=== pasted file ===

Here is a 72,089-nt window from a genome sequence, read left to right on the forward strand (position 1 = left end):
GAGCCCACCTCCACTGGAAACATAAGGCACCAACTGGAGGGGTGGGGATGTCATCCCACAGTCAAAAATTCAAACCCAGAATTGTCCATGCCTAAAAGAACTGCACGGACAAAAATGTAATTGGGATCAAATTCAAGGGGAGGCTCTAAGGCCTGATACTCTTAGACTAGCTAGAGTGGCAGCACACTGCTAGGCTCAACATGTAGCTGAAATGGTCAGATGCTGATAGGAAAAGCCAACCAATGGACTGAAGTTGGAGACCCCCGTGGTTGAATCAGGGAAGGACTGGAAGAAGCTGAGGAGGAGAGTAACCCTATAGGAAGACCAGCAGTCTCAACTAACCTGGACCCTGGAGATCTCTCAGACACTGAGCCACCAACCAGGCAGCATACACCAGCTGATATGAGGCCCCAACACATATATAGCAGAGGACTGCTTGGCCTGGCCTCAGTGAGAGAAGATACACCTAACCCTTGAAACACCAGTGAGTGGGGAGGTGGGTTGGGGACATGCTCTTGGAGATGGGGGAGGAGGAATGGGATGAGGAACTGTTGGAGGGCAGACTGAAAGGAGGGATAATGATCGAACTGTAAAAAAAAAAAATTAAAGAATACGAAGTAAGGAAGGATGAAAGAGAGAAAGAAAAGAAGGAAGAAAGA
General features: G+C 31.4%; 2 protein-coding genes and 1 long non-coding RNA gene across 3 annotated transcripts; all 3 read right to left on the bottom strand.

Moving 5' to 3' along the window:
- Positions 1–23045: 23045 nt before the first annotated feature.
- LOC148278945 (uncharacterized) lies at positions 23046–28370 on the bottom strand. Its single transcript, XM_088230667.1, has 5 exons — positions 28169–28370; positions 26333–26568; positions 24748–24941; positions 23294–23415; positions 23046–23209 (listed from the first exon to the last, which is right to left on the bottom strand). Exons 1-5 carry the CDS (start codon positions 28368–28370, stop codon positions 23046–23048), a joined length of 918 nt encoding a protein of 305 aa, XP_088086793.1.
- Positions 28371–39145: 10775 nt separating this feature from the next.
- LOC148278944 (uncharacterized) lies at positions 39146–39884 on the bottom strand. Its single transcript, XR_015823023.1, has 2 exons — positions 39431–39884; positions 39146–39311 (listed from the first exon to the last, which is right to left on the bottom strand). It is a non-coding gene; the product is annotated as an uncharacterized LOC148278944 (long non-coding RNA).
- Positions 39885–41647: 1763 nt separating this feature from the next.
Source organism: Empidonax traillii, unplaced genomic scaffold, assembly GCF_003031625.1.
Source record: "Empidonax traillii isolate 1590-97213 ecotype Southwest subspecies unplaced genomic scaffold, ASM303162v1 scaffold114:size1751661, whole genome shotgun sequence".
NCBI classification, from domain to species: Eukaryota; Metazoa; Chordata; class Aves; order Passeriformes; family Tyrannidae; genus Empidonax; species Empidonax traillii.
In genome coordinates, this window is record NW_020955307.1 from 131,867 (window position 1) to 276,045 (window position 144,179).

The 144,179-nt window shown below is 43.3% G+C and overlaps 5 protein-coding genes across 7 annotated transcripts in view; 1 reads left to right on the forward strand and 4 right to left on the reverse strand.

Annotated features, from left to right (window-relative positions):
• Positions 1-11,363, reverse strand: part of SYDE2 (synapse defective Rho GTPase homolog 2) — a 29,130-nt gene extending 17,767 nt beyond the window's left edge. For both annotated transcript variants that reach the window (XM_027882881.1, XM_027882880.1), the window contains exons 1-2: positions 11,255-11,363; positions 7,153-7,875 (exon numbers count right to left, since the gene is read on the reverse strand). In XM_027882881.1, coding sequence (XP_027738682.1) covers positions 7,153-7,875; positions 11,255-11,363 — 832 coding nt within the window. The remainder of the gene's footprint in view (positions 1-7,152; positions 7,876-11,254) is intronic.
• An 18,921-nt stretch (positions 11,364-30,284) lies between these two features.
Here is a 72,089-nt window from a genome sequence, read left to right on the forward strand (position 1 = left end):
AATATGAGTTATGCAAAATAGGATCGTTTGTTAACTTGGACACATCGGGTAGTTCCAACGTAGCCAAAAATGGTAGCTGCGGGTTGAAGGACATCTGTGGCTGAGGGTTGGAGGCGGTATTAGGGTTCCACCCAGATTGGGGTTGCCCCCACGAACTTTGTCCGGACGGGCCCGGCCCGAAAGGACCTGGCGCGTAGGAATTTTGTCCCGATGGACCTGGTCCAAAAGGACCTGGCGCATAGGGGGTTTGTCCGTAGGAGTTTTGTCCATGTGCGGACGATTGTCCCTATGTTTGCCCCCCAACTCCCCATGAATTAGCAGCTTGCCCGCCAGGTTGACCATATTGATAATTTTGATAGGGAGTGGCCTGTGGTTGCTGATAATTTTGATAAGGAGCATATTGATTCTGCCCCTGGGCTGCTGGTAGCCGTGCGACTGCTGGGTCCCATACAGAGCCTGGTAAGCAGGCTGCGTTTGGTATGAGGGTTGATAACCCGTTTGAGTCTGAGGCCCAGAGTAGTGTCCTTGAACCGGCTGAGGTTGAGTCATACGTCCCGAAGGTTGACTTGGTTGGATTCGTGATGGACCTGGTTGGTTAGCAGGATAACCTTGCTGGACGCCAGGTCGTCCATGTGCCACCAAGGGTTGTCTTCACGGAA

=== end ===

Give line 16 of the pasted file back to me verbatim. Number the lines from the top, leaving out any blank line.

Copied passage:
• Positions 1-11,363, reverse strand: part of SYDE2 (synapse defective Rho GTPase homolog 2) — a 29,130-nt gene extending 17,767 nt beyond the window's left edge. For both annotated transcript variants that reach the window (XM_027882881.1, XM_027882880.1), the window contains exons 1-2: positions 11,255-11,363; positions 7,153-7,875 (exon numbers count right to left, since the gene is read on the reverse strand). In XM_027882881.1, coding sequence (XP_027738682.1) covers positions 7,153-7,875; positions 11,255-11,363 — 832 coding nt within the window. The remainder of the gene's footprint in view (positions 1-7,152; positions 7,876-11,254) is intronic.